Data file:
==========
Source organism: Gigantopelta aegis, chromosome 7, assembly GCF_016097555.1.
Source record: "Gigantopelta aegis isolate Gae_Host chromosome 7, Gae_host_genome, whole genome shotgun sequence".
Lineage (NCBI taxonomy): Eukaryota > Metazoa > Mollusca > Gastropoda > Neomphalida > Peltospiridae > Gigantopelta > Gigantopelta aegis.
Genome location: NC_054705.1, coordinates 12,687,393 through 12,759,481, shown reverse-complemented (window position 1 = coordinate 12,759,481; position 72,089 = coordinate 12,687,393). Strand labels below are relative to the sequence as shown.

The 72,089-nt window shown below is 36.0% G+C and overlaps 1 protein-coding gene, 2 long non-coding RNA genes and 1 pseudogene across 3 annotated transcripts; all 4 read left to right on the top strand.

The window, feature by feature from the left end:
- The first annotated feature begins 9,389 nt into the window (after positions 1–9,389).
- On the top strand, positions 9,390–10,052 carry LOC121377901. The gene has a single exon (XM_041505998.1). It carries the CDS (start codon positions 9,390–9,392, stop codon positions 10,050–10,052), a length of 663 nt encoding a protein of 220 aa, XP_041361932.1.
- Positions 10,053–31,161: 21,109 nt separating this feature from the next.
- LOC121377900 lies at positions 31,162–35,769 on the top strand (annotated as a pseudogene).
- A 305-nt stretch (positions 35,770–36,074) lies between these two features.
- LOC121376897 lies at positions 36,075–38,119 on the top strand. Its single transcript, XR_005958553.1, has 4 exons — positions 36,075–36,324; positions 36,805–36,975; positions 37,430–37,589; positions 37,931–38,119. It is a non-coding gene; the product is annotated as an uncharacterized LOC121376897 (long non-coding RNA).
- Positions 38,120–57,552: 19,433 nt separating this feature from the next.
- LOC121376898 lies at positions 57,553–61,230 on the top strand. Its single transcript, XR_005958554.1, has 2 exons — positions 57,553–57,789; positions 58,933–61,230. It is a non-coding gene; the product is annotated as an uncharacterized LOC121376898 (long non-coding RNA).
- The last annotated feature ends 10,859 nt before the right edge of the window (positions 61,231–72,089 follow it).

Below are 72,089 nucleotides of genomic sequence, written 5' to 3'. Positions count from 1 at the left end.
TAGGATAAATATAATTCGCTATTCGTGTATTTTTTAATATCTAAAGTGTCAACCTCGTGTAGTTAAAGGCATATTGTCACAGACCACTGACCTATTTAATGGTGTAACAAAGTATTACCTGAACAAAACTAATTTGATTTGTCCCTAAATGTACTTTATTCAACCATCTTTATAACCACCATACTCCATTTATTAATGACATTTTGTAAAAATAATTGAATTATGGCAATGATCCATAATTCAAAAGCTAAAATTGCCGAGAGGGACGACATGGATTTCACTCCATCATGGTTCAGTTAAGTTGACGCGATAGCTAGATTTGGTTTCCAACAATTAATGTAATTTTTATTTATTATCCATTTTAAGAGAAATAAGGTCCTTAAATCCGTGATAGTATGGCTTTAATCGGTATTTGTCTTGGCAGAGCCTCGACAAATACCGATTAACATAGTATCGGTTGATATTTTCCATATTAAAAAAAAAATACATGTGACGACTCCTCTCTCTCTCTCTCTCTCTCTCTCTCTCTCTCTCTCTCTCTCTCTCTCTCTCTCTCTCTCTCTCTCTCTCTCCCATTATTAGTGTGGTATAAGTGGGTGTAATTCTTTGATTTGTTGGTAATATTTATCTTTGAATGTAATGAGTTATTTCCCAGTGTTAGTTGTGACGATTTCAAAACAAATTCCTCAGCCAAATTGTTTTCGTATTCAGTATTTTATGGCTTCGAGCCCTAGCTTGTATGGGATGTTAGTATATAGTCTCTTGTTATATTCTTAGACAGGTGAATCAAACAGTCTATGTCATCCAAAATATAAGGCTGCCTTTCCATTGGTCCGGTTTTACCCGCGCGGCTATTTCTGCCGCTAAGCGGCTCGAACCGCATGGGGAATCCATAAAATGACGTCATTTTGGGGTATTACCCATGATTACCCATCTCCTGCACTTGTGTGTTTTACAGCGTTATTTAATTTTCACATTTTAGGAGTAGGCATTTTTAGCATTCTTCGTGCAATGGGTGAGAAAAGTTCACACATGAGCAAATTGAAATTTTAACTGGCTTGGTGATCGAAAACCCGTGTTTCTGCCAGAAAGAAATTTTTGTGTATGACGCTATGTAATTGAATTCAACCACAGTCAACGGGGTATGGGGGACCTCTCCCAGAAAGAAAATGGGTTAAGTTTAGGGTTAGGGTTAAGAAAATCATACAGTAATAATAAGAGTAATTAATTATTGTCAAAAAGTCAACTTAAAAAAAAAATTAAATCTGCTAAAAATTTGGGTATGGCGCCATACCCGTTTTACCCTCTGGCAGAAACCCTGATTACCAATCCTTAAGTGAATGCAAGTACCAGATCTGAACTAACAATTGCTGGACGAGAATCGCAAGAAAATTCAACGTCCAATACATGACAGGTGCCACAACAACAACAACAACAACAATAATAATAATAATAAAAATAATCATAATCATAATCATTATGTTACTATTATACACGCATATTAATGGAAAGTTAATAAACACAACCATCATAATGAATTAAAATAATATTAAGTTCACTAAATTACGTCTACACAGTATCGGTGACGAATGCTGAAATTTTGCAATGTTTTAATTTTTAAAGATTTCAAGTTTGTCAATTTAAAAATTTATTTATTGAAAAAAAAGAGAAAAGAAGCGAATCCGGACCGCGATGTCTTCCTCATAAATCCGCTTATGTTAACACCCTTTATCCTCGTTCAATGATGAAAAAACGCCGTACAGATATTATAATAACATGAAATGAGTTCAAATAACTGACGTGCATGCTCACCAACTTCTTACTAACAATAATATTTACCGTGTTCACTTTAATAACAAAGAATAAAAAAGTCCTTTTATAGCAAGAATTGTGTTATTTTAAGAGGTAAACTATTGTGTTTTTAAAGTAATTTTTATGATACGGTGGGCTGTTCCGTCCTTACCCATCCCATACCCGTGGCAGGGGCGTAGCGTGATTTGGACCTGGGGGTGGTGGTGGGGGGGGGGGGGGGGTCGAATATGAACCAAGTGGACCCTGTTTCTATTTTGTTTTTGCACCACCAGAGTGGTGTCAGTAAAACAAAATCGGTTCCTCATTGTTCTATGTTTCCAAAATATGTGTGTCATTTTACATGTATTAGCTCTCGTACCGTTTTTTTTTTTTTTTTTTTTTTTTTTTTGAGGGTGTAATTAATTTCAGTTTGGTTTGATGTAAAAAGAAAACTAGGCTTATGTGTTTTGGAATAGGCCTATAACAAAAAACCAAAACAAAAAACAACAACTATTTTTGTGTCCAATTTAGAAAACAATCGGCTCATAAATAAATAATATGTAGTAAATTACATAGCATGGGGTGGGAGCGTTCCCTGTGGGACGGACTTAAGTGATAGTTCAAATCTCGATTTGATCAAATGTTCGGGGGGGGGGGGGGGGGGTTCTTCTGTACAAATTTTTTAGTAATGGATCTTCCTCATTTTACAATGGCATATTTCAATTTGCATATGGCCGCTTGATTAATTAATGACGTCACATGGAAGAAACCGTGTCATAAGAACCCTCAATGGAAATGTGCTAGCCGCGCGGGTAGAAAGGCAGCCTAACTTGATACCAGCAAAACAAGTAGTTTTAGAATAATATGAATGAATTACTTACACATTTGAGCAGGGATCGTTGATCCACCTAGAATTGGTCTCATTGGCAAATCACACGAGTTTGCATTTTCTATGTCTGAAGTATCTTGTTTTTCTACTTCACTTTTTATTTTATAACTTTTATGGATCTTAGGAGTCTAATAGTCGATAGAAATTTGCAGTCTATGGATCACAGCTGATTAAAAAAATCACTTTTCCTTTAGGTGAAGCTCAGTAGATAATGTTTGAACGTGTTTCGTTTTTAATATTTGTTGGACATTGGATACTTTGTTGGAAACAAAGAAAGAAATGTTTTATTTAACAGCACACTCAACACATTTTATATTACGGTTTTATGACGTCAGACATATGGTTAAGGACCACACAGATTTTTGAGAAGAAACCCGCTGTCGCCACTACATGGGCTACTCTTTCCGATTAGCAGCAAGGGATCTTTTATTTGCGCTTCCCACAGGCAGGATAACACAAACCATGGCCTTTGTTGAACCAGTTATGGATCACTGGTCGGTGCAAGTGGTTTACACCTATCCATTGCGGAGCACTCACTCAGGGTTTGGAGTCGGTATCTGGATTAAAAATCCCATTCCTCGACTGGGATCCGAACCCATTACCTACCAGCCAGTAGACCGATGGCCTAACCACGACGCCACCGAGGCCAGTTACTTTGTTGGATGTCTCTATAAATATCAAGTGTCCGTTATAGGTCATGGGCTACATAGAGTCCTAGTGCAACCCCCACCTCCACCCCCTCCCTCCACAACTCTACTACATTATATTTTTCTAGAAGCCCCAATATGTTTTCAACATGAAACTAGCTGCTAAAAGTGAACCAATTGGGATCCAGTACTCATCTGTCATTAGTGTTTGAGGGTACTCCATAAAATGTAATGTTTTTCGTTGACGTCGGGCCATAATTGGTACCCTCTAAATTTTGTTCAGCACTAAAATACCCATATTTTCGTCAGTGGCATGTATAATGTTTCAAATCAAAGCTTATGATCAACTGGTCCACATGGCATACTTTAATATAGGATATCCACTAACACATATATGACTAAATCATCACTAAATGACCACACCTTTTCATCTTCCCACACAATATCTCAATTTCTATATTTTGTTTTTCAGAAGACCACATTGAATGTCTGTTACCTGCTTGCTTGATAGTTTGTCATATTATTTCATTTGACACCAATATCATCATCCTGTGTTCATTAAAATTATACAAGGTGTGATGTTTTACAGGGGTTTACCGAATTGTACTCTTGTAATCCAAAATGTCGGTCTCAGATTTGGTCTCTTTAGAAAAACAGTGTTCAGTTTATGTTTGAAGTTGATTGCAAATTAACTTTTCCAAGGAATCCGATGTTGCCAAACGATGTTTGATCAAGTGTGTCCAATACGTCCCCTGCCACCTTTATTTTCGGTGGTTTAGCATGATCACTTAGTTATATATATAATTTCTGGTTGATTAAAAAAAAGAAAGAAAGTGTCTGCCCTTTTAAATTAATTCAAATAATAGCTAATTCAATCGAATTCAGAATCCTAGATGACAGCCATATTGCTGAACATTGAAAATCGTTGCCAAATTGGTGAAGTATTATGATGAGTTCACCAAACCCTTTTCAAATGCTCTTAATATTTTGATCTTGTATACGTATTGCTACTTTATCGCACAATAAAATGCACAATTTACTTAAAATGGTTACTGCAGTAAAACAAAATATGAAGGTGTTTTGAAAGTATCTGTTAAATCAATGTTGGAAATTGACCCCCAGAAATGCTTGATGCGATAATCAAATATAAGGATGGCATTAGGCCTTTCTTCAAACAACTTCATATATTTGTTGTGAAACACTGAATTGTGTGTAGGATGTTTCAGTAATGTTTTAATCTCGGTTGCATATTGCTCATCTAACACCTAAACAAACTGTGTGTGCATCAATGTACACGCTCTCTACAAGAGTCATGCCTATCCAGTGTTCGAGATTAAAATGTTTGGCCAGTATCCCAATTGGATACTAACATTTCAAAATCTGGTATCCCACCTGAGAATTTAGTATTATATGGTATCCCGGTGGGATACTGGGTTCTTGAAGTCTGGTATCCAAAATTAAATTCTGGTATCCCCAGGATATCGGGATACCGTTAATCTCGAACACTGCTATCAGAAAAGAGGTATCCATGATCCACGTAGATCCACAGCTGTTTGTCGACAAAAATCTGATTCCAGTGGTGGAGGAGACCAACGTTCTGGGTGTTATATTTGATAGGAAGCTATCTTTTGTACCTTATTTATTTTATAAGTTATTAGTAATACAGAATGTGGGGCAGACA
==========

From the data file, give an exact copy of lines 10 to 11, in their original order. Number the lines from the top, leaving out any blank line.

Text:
- LOC121377900 lies at positions 31,162–35,769 on the top strand (annotated as a pseudogene).
- A 305-nt stretch (positions 35,770–36,074) lies between these two features.